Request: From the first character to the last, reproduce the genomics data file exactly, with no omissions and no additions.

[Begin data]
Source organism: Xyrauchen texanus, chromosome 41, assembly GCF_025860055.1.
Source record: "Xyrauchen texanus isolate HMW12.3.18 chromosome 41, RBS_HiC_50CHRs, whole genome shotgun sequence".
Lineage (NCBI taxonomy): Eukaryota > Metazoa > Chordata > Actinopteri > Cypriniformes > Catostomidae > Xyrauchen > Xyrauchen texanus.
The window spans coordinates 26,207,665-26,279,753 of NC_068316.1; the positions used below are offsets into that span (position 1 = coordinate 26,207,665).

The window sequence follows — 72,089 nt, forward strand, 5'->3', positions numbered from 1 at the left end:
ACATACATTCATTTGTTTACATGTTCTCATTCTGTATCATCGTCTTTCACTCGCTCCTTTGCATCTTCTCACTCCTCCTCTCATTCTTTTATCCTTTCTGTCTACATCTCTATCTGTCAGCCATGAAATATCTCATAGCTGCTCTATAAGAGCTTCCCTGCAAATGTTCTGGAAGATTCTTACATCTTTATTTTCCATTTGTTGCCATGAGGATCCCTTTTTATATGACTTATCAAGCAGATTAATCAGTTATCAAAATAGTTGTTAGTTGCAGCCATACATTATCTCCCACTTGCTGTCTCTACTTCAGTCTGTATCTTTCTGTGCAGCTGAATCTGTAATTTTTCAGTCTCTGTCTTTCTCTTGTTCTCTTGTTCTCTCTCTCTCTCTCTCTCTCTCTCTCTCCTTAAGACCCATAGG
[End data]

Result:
Source organism: Xyrauchen texanus, chromosome 41, assembly GCF_025860055.1.
Source record: "Xyrauchen texanus isolate HMW12.3.18 chromosome 41, RBS_HiC_50CHRs, whole genome shotgun sequence".
Lineage (NCBI taxonomy): Eukaryota > Metazoa > Chordata > Actinopteri > Cypriniformes > Catostomidae > Xyrauchen > Xyrauchen texanus.
The window spans coordinates 26,207,665-26,279,753 of NC_068316.1; the positions used below are offsets into that span (position 1 = coordinate 26,207,665).

The window sequence follows — 72,089 nt, forward strand, 5'->3', positions numbered from 1 at the left end:
ACATACATTCATTTGTTTACATGTTCTCATTCTGTATCATCGTCTTTCACTCGCTCCTTTGCATCTTCTCACTCCTCCTCTCATTCTTTTATCCTTTCTGTCTACATCTCTATCTGTCAGCCATGAAATATCTCATAGCTGCTCTATAAGAGCTTCCCTGCAAATGTTCTGGAAGATTCTTACATCTTTATTTTCCATTTGTTGCCATGAGGATCCCTTTTTATATGACTTATCAAGCAGATTAATCAGTTATCAAAATAGTTGTTAGTTGCAGCCATACATTATCTCCCACTTGCTGTCTCTACTTCAGTCTGTATCTTTCTGTGCAGCTGAATCTGTAATTTTTCAGTCTCTGTCTTTCTCTTGTTCTCTTGTTCTCTCTCTCTCTCTCTCTCTCTCTCTCTCCTTAAGACCCATAGG